White Gold and Black Diamonds

Solid Value

Rare and expensive, the truffle, also known as the black diamond, has a powerful taste that has very few matches on the plate. Whether long or short-grain, rice is a faithful companion to pair with this powerful diamond. As luck would have it the Camargue region is the main place of production in France. Labelled “Appellation d’Origine Contrôlée” (AOC), the rice from Camargue works well in numerous recipes.
A successful blend!

It is difficult to lift the veil on all the mysteries surrounding the truffle, which today is harvested primarily in the Vaucluse region. A jewel of French gastronomy and a luxury product, the black diamond or « rabasse », its Provençal name, is found hiding primarily on the slopes of Mont-Ventoux or in Luberon, however it also can be found in the Var region and on the Valensole plateau, in Alpes-de-Haute-Provence.

Its harvesting, or « cavage » (French term for digging for truffles), done by foragers or « rabassiers », is highly original. A dog or even a pig is used to sniff out this savoury mushroom. Gathered from October 15 to March 15, the « rabasses » are kept for several days in a cool area between 0 and 4°C. It’s in Carpentras that the annual price of this tuber is set each year at Christmas. Its average price can run more than 1,500 euros a kilo. In Aups, Richerenches and Carpentras, during the markets and fairs, cannery representatives and chefs from major restaurants mingle around the rabasses. The transactions take place in the market or away from it, at the farms of the harvesters.


Rice and salt are inseparable from Camargue, this marshy region unique to Provence. One could not go without the other in a region that for a long time was threatened by the devastating floods of the Rhône River. The history of rice cultivation started in 1830 with the building of levees in the region.

The main goal was to desalt the soil so that other cultivation efforts, such a grape growing, could succeed. That led to the nearly absolute disappearance of rice around the 30s when viticulture was heavily favoured. However, rice cultivation quickly re-established itself due to the lack of foodstuffs during the war.

At the same time, the fortunes of long-grain rice from Camargue today have risen at the expense of short-grain rice that dominated the Camargue region up until then.

Today long-grain rice is widely sold, while shortgrain rice, wild and red rice are still cultivated in Camargue.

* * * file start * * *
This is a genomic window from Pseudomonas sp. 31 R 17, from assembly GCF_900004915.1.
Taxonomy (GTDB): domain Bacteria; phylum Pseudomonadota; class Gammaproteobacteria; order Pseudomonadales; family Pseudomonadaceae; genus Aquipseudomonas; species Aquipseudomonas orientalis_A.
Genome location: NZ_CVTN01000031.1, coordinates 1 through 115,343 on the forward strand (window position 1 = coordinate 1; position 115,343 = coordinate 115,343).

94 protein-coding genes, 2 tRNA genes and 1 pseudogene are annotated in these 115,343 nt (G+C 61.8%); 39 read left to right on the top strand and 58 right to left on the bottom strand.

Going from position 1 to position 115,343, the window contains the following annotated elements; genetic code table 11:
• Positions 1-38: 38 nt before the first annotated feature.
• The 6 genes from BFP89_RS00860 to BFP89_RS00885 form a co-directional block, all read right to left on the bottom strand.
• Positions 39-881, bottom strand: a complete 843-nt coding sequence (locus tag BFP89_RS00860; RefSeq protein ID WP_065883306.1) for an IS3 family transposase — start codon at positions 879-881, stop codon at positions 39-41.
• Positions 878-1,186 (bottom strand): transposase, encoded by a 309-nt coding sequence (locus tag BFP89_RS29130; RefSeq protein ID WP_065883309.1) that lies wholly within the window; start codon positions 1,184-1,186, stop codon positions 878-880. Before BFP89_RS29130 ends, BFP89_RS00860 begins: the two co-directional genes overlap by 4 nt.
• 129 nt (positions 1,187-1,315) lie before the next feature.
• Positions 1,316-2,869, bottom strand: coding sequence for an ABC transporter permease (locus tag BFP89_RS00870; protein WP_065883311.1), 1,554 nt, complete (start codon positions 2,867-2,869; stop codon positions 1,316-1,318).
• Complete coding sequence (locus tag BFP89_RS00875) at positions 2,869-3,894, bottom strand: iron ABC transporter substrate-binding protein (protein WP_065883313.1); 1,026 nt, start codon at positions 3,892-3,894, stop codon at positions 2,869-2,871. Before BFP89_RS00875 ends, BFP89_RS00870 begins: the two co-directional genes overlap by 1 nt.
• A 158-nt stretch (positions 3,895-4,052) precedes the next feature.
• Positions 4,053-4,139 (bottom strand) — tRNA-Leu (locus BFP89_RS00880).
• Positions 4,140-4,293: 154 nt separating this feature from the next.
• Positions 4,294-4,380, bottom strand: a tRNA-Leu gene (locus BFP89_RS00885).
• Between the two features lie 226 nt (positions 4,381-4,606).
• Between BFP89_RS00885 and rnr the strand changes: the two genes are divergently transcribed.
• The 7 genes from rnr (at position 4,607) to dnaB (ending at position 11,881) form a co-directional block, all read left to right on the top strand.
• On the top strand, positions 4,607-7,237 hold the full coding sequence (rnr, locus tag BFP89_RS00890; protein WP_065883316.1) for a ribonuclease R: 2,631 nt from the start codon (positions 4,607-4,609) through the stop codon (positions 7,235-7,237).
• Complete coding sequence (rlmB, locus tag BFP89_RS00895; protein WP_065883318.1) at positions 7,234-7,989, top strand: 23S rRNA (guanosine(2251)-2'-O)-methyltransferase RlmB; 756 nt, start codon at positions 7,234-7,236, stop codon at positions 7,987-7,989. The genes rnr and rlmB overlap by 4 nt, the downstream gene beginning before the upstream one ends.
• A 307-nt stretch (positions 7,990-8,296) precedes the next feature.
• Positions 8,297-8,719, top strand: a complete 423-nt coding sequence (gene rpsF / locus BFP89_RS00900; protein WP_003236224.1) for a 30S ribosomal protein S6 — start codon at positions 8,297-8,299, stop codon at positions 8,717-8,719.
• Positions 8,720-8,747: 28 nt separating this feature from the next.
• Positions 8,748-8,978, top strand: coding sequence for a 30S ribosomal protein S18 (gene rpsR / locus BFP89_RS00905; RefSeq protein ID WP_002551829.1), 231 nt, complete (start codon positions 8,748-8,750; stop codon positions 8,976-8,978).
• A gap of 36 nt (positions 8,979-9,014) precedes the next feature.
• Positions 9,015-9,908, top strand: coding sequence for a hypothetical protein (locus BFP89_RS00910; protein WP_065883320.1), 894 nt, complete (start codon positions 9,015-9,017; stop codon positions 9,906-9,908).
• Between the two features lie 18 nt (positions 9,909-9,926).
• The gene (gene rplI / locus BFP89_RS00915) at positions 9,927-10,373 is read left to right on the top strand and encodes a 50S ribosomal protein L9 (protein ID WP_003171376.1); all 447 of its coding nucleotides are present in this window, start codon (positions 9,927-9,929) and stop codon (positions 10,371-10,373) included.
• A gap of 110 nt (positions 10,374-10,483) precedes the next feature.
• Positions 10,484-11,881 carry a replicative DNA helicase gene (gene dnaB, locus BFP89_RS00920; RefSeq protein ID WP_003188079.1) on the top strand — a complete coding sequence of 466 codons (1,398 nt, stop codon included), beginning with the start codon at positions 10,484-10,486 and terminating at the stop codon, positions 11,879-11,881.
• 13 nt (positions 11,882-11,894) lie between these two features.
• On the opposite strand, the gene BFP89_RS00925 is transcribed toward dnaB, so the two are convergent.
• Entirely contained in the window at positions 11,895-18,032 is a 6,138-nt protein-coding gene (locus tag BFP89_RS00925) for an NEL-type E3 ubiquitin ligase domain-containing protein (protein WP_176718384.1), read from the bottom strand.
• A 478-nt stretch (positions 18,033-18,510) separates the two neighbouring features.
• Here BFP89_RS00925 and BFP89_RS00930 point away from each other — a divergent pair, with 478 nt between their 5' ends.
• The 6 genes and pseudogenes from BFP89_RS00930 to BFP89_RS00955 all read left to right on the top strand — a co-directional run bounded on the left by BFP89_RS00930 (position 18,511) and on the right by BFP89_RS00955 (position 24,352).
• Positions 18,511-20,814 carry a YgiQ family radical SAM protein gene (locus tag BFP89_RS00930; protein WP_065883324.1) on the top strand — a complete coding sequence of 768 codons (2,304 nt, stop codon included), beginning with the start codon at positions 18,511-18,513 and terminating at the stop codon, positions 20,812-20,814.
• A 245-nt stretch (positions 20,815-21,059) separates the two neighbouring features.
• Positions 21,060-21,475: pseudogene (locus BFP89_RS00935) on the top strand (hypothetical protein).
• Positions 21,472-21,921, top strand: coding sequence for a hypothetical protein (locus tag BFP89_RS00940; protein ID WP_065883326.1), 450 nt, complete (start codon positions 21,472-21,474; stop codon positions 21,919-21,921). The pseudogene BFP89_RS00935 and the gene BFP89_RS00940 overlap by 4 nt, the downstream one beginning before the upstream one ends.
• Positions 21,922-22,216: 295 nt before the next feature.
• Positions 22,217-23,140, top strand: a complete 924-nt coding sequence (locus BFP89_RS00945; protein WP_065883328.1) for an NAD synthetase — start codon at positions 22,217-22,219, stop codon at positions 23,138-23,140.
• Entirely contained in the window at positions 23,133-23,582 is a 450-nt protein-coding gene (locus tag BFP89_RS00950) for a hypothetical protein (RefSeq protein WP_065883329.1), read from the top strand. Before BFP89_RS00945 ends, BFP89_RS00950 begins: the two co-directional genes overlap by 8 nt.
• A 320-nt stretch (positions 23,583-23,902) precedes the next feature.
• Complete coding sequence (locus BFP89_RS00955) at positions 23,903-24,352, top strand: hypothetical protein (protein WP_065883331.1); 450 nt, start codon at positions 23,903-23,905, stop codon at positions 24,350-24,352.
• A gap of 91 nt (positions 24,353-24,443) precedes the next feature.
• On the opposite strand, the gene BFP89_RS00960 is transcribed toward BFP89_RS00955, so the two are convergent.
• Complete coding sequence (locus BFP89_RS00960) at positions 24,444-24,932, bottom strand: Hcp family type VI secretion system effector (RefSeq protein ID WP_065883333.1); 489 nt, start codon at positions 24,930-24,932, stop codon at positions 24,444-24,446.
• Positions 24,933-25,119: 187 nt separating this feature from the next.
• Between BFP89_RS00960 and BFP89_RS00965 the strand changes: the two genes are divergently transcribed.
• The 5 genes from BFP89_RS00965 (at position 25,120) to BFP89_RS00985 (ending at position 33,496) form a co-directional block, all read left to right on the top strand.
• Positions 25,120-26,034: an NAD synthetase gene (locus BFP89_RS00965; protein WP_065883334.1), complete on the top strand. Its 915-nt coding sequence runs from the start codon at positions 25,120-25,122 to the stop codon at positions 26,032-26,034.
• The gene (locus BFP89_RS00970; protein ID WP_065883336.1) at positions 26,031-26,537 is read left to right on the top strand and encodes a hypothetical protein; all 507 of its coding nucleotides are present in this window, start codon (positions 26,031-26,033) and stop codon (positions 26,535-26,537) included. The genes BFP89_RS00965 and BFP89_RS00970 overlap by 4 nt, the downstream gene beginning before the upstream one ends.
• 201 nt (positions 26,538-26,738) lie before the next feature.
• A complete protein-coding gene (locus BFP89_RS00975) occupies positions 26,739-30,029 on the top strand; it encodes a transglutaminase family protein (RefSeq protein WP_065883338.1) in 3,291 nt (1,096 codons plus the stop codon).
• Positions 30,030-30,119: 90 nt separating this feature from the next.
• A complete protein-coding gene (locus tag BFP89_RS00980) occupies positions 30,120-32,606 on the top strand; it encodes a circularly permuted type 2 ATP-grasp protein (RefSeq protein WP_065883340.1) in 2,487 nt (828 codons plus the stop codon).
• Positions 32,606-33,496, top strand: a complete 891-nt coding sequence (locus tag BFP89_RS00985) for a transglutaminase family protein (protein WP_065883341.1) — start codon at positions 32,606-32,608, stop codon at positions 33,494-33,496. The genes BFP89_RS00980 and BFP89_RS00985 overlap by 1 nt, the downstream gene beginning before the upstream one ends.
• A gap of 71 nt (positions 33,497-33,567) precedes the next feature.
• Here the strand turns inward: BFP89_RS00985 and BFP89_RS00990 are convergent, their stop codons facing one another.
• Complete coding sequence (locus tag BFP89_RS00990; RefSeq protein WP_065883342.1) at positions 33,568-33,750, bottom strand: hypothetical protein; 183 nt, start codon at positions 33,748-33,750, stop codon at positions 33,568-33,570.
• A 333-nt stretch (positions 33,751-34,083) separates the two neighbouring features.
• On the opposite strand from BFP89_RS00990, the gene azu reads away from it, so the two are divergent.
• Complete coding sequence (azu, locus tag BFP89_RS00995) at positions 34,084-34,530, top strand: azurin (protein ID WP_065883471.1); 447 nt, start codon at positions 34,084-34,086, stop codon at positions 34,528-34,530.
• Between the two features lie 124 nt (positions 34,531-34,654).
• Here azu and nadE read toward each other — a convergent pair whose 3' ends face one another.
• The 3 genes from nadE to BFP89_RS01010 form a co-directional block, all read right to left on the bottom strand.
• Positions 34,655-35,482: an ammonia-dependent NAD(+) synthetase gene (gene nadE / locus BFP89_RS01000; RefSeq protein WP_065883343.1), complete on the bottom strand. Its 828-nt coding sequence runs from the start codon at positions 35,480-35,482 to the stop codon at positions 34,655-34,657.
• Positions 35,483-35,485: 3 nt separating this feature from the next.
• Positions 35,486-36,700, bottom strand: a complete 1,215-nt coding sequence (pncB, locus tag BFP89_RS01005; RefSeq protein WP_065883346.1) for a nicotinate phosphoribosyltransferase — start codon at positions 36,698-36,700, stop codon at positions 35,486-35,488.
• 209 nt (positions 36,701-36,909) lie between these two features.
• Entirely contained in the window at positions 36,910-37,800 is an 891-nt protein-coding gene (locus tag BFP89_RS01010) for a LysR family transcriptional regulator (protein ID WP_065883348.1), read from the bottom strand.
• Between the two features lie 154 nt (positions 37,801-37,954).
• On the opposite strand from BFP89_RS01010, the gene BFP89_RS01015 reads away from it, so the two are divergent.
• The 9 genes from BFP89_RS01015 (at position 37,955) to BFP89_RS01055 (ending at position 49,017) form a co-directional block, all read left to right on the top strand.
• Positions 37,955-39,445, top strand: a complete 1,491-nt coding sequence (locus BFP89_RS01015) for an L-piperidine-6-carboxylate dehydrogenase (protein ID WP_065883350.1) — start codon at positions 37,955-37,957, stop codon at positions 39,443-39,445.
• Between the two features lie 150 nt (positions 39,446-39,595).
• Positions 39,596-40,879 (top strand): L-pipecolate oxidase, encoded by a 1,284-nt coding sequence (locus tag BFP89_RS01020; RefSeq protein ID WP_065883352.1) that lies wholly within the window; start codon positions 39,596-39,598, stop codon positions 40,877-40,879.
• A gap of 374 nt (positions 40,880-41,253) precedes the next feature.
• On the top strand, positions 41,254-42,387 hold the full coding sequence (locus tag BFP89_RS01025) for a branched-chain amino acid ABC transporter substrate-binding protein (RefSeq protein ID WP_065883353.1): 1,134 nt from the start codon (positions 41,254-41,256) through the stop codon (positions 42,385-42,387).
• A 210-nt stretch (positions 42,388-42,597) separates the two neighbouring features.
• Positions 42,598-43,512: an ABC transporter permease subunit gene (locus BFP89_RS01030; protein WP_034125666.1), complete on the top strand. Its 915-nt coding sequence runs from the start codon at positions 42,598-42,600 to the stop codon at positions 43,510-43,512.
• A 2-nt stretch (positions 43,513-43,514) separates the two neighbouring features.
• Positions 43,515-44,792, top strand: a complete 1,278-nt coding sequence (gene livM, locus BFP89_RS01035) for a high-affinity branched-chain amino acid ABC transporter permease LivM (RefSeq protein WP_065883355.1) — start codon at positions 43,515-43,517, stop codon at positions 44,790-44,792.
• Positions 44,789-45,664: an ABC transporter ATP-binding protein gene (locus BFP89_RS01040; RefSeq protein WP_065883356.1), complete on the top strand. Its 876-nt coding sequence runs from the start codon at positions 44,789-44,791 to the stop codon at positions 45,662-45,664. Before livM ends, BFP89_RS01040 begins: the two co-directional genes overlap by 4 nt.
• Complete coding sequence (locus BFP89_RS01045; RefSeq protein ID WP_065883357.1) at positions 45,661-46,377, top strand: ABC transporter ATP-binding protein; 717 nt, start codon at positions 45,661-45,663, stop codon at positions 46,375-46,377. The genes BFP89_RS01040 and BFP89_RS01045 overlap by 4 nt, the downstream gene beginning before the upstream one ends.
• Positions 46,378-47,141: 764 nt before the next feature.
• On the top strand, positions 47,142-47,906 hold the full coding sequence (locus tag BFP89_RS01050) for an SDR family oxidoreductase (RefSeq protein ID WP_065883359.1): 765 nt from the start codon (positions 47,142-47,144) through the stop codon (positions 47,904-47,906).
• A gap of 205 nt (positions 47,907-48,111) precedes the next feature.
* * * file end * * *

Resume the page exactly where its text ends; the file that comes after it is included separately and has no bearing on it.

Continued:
An influential economic player, rice is a major asset in the effort to preserve the ecosystem. A centuries-old activity, salt farming dates back to the earliest times. Provençal salt at that time was farmed in Camargue on the Berre lagoon and in Hyères. Normally gathered for food purposes, the salt farmed in the salt flats of Giraud is today mainly used for industrial ends or snow removal.



  • 250 g Camargue rice
  • 2 shallots 60 g butter
  • 10 cl white wine – cube stock
  • 30 g fresh black truffles
  • 2 tablespoon crème fraîche, salt, pepper

Boil 1 litre of water and dilute the cube stock in it. Keep the stock hot. Peel and mince the shallots. Melt the butter in a large sauce pan. Add the shallots and stir them for a few minutes until they become translucent. Add the Camargue rice and stir well until the shallots and rice are completely mixed. Soak with the white wine until the alcohol is completely absorbed. Pour a ladlefull of stock on the rice and stir slowly with a wooden spoon until the liquid is completely absorbed. Repeat this step until the litre of stock has been absorbed. Carefully brush the truffles, but do not wash them, and cut them up thinly. Add them to the rice. Add the crème fraîche. Add salt and pepper. Stir delicately until all the aromas mix together. Place the rice in 4 glass verrine dishes.



Set in a 17th century town house that has been wonderfully restore, the House of Truffles and Wine is a fun, informative space as well as a training site for professionals and enthusiasts. Truffle caving workshops, followed by a truffle-based meal are scheduled from November to March. A wine bar offers dining options in the summer garden.
Maison de la Truffe er du vin – Place de L’Horloge – 84560 MENERBES


In the heart of the Camargue, ideally located in the middle of the rice fields, the rice museum is a place stamped with history. Robert Bon is happy to welcome you and tell you the history of rice. You’ll see original machines, scale models displaying rice cultivation, the profession of the rice miller, and the flora and fauna of Camargue. The visit ends with a tasting of organic and natural products. Before leaving, take a few moments to walk around the museum’s shop.
Musée du Riz – Rizière du Petit Manusclat – 13200 ARLES